For a write-up on Parrondo Paradox please see a separate page. It appears possible to combine two losing games into a winning one.

Of the two losing games -- A and B -- the first one is simple, the other one is complicated. In simple game A, one wins or loses \$1 with probabilities p and 1-p, respectively. Game B is itself a combination of two games, say B1 and B2, both being as simple as game A. In game B1 probability of winning \$1 is p1, in B2 it's p2. In B, game B1 is played if the current capital is a multiple of integer M > 1, B2 is played otherwise.

The catch here is that, in order for the paradox to occur, all three games A, B1, and B2 can't be losing. A typical assignment of probabilities would be p = .495, p1 = .095, and p2 = .745, which makes B2 a winning game. For M = 2 or 3, B still comes out a losing game, although it is winning for M > 3.

(As in the original paper by D. Abbott and G. Harmer, in the applet below, games A, B1, B2 are won with probabilities p - Epsilon, p1 - Epsilon, and p2 - Epsilon, where Epsilon is a small number around .005, but in fact may as well be zero.)

Games A and B may be combined in many different ways. They can be combined randomly with a prescribed probability of selecting, say A. Or, their selection may follow a periodic pattern, like AABB, which means deterministicly playing two A games, followed by two B games, followed by two A's, and so on. The applet allows one to define up to 7 combinations (9 is the number of distinct colors that I clearly recognize as different in my browser. Games A and B take up two of the colors.) Just type the strings of A's and B's or real numbers (for probabilities) separated by space in the edit control at the bottom of the applet. Each trial consists of a specified number of games (100, originally), and you can also specify the number of trials (500, originally).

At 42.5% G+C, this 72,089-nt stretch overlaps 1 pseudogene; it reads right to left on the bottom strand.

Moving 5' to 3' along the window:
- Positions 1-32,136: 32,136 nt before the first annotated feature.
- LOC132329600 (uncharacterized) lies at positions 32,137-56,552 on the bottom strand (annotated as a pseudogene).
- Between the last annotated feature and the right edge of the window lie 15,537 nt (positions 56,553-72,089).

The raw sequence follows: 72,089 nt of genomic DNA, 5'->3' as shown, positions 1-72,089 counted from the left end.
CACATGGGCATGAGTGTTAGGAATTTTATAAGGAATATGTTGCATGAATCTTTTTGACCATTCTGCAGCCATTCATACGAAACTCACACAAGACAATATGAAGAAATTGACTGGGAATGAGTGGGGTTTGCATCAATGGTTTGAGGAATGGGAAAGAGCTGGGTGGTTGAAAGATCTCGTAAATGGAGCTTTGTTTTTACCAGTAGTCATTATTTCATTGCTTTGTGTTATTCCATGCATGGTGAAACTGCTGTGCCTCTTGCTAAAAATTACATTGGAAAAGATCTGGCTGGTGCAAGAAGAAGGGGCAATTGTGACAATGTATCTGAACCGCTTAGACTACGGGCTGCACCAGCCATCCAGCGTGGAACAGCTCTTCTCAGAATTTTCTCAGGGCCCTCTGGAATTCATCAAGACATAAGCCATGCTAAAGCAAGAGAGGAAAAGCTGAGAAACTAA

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You may observe that the period ABBAB is by far the best strategy for M = 3, whereas AB is unsurpassed for M = 2 and M = 4. This agrees with the results of Shalosh B. Ekhad and D. Zeilberger. The former carries a Maple package PARRONDO, that, among other things, helps establish these results quite accurately. For example, for M = 3 and the probabilities defined above random strategy is optimized when A is selected with probability .4145. However, even in that case, random selection trails the periodic strategy ABBAB by a factor of about 3.

### On the Web

1. Brownian Motor, Franz-Josef Elmer, University of Basel (Java simulation)
2. J. Havil, Nonplussed!, Princeton University Press, 2007
3. Internet Bibliography of the Paradox by the inventor, Juan Manuel Rodriguez Parrondo
4. Lee Spector's CGI Simulation (Hampshire College)
5. Paradox in Game Theory: Losing Strategy That Wins, Sandra Blakeslee, The NY Times On the Web